I find that using “index” as a loop control variable, especially when the loop is iterating through a string or an array, makes things a bit more clear to students. It also helps reinforce the idea that variable names should have meaning. It’s hard to tell students, “yes I am using x, y, and I but you should all use meaningful names.” and be taken seriously. Using meaningful variable names in demos may take a little bit of extra effort but in the long run I think everyone is better off when teachers model the practice they try to teach.

CS Teaching TipsThere are lots more teaching tips at http://csteachingtips.org/ and you can also see tips from there on the side bar of this blog if you read it in a web browser. Follow @CSTeachingTips on Twitter too!

Monday, October 20, 2014

Decision Trees–Possible Interesting Coding Project

I found this interesting flowchart for determining where one should eat Thanksgiving. It’s pretty complete which also means it’s complicated. I guess if you know the answers it is not too bad to follow. If you just want to see the paths it is complicated. As I was wondering though it I thought “I’d rather have a computer program ask me the questions and spit out an answer.” Naturally the next thought was that I should ask students to write such a program.

And maybe I will. Probably not this particular flowchart but if I can think of something more relevant to teens I may just do it. Anyone have any ideas?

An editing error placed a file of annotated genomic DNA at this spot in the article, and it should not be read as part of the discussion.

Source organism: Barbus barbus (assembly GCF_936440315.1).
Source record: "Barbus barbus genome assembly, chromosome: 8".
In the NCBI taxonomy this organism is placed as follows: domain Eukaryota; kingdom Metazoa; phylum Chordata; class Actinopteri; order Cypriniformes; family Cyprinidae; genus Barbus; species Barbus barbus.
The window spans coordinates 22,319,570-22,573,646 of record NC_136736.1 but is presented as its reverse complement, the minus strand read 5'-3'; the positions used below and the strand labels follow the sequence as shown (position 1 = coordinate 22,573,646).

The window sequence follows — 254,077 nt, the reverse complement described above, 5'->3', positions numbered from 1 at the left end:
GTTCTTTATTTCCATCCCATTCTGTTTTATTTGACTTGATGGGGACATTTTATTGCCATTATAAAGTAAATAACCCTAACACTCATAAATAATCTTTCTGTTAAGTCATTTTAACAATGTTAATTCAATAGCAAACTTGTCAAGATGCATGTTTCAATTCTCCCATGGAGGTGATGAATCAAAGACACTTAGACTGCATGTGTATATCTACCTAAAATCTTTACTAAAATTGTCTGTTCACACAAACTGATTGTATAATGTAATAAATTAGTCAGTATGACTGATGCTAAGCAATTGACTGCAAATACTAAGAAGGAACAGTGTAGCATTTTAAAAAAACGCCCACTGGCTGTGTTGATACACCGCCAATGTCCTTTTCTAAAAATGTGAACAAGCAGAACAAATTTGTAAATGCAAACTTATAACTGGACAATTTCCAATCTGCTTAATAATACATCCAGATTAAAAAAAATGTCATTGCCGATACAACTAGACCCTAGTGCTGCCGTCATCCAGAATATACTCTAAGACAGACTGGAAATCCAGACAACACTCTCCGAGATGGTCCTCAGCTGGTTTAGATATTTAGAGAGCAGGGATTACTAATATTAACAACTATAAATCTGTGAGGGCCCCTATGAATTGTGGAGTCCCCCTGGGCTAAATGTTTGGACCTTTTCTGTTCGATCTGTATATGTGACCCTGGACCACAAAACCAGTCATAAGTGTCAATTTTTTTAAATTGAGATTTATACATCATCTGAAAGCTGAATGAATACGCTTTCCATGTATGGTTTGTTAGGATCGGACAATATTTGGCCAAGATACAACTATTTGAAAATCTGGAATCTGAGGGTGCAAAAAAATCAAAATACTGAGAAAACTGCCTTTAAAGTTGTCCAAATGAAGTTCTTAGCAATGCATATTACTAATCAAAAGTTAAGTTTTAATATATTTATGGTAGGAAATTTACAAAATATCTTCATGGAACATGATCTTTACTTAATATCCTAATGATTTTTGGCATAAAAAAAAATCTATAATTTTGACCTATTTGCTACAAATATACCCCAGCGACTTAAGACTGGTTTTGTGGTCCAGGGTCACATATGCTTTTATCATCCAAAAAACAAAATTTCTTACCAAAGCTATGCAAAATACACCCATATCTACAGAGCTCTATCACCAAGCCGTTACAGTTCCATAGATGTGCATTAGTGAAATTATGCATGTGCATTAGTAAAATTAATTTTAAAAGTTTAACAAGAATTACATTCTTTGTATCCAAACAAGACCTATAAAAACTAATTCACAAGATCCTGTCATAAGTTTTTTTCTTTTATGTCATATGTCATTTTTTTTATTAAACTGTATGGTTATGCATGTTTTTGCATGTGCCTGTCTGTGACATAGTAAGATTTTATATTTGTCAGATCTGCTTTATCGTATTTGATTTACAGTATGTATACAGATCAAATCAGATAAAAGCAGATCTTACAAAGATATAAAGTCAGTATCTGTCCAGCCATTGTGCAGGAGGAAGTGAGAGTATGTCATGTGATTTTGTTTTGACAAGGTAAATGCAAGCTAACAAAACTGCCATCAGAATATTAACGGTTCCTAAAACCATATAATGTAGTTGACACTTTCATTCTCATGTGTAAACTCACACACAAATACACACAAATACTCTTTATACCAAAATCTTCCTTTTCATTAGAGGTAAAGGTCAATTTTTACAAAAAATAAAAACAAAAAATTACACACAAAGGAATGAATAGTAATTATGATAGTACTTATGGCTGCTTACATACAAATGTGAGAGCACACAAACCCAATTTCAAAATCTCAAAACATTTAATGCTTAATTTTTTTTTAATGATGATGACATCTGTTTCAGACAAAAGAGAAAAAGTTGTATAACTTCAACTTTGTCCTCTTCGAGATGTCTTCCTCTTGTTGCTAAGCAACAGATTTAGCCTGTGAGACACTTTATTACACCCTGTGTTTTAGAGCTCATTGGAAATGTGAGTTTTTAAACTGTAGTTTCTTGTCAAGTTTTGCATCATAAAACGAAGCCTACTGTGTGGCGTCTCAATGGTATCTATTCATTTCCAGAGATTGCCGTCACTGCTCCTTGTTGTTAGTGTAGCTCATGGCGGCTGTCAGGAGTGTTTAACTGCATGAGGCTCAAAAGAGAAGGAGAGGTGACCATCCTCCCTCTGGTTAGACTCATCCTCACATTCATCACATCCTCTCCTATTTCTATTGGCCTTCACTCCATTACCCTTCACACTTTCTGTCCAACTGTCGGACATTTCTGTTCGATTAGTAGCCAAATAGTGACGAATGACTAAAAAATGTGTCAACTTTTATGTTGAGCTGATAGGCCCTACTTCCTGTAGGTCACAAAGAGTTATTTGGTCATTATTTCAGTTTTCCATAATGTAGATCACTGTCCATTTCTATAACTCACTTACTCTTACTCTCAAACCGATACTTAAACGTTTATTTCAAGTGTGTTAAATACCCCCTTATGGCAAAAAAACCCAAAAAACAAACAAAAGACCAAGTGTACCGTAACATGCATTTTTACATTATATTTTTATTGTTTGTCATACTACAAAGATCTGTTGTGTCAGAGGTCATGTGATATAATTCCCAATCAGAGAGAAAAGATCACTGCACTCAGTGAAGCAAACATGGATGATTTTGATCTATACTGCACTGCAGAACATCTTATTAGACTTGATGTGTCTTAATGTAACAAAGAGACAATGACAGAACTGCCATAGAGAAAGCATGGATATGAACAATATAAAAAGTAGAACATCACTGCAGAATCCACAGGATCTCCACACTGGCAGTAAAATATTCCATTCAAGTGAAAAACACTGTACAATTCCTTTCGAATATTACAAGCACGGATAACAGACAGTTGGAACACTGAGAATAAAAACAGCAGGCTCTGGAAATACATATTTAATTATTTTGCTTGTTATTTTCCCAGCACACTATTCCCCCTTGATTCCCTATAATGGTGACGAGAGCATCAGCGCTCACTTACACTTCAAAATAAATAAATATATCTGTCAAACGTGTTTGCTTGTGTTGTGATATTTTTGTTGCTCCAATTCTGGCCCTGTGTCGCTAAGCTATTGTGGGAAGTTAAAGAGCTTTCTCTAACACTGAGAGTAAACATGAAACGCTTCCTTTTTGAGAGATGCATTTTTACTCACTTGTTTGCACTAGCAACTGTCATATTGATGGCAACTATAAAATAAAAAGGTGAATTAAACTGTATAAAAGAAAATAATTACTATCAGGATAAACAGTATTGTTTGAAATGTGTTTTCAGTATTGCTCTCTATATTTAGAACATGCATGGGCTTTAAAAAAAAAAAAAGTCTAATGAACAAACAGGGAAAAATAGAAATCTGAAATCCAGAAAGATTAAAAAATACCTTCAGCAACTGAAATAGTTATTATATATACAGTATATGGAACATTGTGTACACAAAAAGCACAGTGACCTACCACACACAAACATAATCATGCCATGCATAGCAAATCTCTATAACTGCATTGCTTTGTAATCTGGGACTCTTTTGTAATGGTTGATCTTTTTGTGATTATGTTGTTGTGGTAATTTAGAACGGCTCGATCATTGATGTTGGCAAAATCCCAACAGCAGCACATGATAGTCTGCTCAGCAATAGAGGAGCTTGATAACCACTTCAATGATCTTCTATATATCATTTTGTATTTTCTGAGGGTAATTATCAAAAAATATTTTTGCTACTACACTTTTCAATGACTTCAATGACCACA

thanksgiving_final-1

Interesting Links 19 October 2014

You know those school weeks with lots of interruptions, strange schedules and little normal routine? Yep, had one last week. I also managed to record a good number of Office Mixes on various programming topics. I’ll post a list of them as soon as I have a few more under my belt. One of my earlier Mixes is a finalist for a contest Microsoft is running. The winners are chosen by community voting, so if you are willing to help me get some computers for my school, please vote for my mix at https://mix.office.com/Gallery/Category/vote 

Now for a few links I collected last week. Lets start with a couple of good articles addressing the question of why CS should be in schools.

I backed Notable Women in Computing Card Deck on @Kickstarter I signed up to get a deck of cards and a matching poster showing all 52 cards with information about women in computing. It will go up on the wall in my computer lab when it comes in.

The Null Professor a post by Crista Lopes   via @cristalopes  in which she shares some thoughts on CS education prompted by Mark @guzdial's recent posts.

Creating Surveys using OneDrive is a post by Rob Miles about a tool I’ve also been using a good bit in my classes.

I ran across this Ultimate List of UK Education Blogs last week. A lot of education blogs there that will probably be useful for educators in the United Kingdom and else where.

Thursday, October 16, 2014

Help Me Win Surface Pro 3s for My School

OK so the good news is that I am one of 15 finalists to win 15 Surface Pro's for my favorite school. The winners are chosen by community voting, so please vote for my mix at https://mix.office.com/Gallery/Category/vote Mine is the one on Binary Numbers.
Each person can vote for one mix per day, now through October 30th. You have to sign in (only one vote per person per day) using a Facebook, Google, Microsoft or Office 360 organization account. You can vote once every 24 hours. Note that the sign in is at the top of the web page not the button under each entry.
Please vote and ask your friends to vote.Thank you for your support.

Wednesday, October 15, 2014

Idea vs Implementation–Using What We Learn